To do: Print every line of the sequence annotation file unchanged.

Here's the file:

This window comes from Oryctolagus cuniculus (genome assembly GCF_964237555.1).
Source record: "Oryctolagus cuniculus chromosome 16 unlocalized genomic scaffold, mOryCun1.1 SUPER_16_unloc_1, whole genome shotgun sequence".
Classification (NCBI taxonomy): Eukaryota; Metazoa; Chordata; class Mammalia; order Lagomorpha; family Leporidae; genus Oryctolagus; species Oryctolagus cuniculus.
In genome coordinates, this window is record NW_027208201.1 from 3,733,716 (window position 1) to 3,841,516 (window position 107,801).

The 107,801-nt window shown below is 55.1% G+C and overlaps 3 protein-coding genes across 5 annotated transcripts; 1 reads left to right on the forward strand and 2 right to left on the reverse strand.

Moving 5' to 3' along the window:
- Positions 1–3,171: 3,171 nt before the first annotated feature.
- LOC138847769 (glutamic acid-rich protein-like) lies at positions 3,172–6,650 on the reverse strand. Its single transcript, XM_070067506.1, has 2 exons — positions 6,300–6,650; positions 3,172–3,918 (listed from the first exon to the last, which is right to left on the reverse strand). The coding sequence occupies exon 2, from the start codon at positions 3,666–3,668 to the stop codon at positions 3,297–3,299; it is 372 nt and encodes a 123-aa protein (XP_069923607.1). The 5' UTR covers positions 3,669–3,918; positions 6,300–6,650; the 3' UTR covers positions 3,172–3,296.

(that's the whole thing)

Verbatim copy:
This window comes from Oryctolagus cuniculus (genome assembly GCF_964237555.1).
Source record: "Oryctolagus cuniculus chromosome 16 unlocalized genomic scaffold, mOryCun1.1 SUPER_16_unloc_1, whole genome shotgun sequence".
Classification (NCBI taxonomy): Eukaryota; Metazoa; Chordata; class Mammalia; order Lagomorpha; family Leporidae; genus Oryctolagus; species Oryctolagus cuniculus.
In genome coordinates, this window is record NW_027208201.1 from 3,733,716 (window position 1) to 3,841,516 (window position 107,801).

The 107,801-nt window shown below is 55.1% G+C and overlaps 3 protein-coding genes across 5 annotated transcripts; 1 reads left to right on the forward strand and 2 right to left on the reverse strand.

Moving 5' to 3' along the window:
- Positions 1–3,171: 3,171 nt before the first annotated feature.
- LOC138847769 (glutamic acid-rich protein-like) lies at positions 3,172–6,650 on the reverse strand. Its single transcript, XM_070067506.1, has 2 exons — positions 6,300–6,650; positions 3,172–3,918 (listed from the first exon to the last, which is right to left on the reverse strand). The coding sequence occupies exon 2, from the start codon at positions 3,666–3,668 to the stop codon at positions 3,297–3,299; it is 372 nt and encodes a 123-aa protein (XP_069923607.1). The 5' UTR covers positions 3,669–3,918; positions 6,300–6,650; the 3' UTR covers positions 3,172–3,296.